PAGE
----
The rise of China’s surveillance state model has triggered alarm in other quarters. George Soros found it “particularly disturbing is that the instruments of control developed by artificial intelligence give an inherent advantage to authoritarian regimes over open societies…authoritarian regimes use whatever instruments of control they possess to maintain themselves in power at the expense of those whom they exploit and suppress…China wants to dictate rules and procedures that govern the digital economy by dominating the developing world with its new platforms and technologies. This is a threat to the freedom of the Internet and indirectly open society itself”.

China’s surveillance state model is controversial. But it deserves study to identify salient policy lessons. It should be noted that development models are constantly evolving[3]. Therefore, the conditions contributing to the model’s current success today may not be around in the future. China’s model hit a sweet spot of accelerated growth because externally Western economies, particularly the US, were willing to provide leeway to accommodate China’s growth. China’s aggressive post-2007 expansion was welcomed as it prevented a prolonged global recession from taking grip. Internally, Chinese bureaucrats were willing to provide the private sector not only a blank sheet of paper but effectively a blank cheque to build China’s technological capabilities. Timely advancements in mobile technology was a catalyst towards reshaping the ecosystem. I will analyse the two components of China’s model in separate articles.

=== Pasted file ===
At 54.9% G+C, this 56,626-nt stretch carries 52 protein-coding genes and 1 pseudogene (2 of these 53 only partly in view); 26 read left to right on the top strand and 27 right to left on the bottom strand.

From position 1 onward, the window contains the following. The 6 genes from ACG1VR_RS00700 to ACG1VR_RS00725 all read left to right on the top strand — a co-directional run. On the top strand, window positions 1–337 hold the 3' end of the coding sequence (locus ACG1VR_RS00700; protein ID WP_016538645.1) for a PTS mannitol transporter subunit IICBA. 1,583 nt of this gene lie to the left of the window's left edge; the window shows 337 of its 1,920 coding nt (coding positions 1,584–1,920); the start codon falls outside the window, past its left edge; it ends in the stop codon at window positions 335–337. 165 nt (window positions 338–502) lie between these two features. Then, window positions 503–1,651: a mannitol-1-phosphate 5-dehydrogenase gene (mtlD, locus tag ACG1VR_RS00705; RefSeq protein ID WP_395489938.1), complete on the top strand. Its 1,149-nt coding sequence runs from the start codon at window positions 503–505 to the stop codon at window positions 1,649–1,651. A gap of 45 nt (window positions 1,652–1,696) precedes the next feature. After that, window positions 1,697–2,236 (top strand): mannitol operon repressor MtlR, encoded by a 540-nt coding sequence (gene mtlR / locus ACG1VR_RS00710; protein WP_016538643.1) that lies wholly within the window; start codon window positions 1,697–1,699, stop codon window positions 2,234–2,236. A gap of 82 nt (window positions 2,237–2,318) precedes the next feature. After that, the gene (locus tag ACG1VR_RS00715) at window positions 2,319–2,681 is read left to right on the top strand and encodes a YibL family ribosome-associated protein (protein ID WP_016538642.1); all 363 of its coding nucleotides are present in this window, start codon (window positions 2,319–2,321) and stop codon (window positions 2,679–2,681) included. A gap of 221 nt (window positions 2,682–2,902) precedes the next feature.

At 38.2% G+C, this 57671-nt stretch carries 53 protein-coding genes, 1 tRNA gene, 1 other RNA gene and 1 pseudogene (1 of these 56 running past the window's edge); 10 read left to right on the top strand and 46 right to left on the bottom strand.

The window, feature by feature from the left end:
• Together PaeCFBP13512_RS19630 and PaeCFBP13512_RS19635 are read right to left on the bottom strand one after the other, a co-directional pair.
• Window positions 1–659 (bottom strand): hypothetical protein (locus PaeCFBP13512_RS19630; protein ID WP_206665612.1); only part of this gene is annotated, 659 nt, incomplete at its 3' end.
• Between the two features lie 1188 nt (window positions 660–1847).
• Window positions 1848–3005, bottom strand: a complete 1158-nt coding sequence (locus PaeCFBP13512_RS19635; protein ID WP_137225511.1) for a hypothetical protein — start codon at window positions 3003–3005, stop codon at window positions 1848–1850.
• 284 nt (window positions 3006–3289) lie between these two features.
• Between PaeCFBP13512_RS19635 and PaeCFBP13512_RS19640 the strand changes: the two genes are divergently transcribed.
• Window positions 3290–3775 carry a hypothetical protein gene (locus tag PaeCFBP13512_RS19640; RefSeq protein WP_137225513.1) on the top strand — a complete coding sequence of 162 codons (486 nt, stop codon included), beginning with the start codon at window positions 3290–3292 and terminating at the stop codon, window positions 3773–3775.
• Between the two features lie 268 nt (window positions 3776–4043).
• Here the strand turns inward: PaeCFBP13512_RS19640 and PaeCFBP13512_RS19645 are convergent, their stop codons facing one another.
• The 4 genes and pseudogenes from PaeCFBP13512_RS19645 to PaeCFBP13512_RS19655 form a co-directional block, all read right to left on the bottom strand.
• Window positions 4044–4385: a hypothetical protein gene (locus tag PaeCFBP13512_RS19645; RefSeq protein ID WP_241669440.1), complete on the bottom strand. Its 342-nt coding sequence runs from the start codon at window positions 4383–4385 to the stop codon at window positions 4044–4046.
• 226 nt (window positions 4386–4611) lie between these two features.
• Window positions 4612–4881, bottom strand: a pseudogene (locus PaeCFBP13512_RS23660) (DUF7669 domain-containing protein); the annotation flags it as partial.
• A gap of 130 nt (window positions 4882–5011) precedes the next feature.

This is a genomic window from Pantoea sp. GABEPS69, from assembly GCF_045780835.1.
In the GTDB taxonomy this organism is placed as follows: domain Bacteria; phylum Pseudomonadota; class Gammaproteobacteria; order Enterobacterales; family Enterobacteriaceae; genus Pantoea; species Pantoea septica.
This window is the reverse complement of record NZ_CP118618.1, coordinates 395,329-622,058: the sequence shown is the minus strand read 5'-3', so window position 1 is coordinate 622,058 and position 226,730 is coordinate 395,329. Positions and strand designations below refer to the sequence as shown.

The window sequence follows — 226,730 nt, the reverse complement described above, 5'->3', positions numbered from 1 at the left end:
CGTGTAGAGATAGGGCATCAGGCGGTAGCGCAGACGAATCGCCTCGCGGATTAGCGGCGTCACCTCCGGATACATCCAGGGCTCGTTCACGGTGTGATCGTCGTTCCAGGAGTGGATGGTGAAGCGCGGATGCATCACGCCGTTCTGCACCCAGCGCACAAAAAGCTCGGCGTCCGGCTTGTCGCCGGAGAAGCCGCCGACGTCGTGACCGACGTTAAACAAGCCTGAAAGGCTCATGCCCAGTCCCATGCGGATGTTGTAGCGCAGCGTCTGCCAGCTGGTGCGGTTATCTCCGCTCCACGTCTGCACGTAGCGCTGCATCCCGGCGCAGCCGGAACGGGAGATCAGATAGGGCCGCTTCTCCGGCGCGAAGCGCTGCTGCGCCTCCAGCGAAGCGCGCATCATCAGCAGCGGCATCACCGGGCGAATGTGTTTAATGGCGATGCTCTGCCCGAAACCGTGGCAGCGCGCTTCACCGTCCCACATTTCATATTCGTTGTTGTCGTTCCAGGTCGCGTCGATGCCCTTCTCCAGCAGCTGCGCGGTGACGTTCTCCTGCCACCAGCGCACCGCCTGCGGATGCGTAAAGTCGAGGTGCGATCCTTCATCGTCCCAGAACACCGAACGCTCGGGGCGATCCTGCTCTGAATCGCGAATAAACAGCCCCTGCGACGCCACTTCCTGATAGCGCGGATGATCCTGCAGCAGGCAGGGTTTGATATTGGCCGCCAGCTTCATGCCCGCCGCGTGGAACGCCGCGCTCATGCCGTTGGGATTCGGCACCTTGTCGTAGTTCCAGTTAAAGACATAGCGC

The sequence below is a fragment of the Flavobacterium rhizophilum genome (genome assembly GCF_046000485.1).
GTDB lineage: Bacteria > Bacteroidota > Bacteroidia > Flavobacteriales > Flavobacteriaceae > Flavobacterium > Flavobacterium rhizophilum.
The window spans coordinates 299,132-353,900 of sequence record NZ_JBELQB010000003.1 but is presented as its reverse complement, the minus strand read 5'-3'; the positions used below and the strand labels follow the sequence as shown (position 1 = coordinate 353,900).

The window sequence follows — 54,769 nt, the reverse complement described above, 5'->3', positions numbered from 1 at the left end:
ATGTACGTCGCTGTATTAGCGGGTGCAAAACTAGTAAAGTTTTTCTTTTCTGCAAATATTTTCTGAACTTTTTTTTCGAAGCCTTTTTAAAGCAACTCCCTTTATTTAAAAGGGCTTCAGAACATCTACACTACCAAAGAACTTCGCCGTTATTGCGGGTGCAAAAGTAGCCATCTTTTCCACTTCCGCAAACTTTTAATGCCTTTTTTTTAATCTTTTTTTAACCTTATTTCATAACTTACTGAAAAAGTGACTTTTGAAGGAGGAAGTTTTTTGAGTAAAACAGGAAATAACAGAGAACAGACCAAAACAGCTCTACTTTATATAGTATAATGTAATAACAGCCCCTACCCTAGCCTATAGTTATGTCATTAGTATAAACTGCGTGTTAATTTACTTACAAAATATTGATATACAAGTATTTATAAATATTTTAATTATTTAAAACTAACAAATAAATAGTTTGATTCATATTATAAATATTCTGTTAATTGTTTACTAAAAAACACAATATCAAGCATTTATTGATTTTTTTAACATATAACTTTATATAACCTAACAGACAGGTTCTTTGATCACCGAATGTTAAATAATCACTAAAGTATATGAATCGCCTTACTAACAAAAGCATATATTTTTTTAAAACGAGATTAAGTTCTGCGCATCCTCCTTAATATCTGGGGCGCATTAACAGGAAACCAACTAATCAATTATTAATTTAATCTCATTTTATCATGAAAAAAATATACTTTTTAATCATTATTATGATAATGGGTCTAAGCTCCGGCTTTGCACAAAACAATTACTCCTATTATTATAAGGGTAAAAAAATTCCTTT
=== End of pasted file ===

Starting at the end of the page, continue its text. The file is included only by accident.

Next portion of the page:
How China’s state model differs from traditional state models

Traditional state models were regarded as monolithic and bureaucratic – inefficient, unresponsive, dependent on state subsidises, run by cronies and riddled with corruption. The bad experiences with state enterprises were not limited to the Communist/socialist economies. Some developed countries experimented with nationalisation. Eventually, many state enterprises were abandoned because they often had to be bailed out and was a heavy burden on governments.

From 1990 onwards, supported by theoretical advances in corporate management, governance and professionalism, state models underwent a major change. Many countries increasingly adopted market practices and privatised their state agencies. Several countries established sovereign wealth funds to accumulate passive stakes in leading global companies as well as to set up best-in-the-class “national champions”.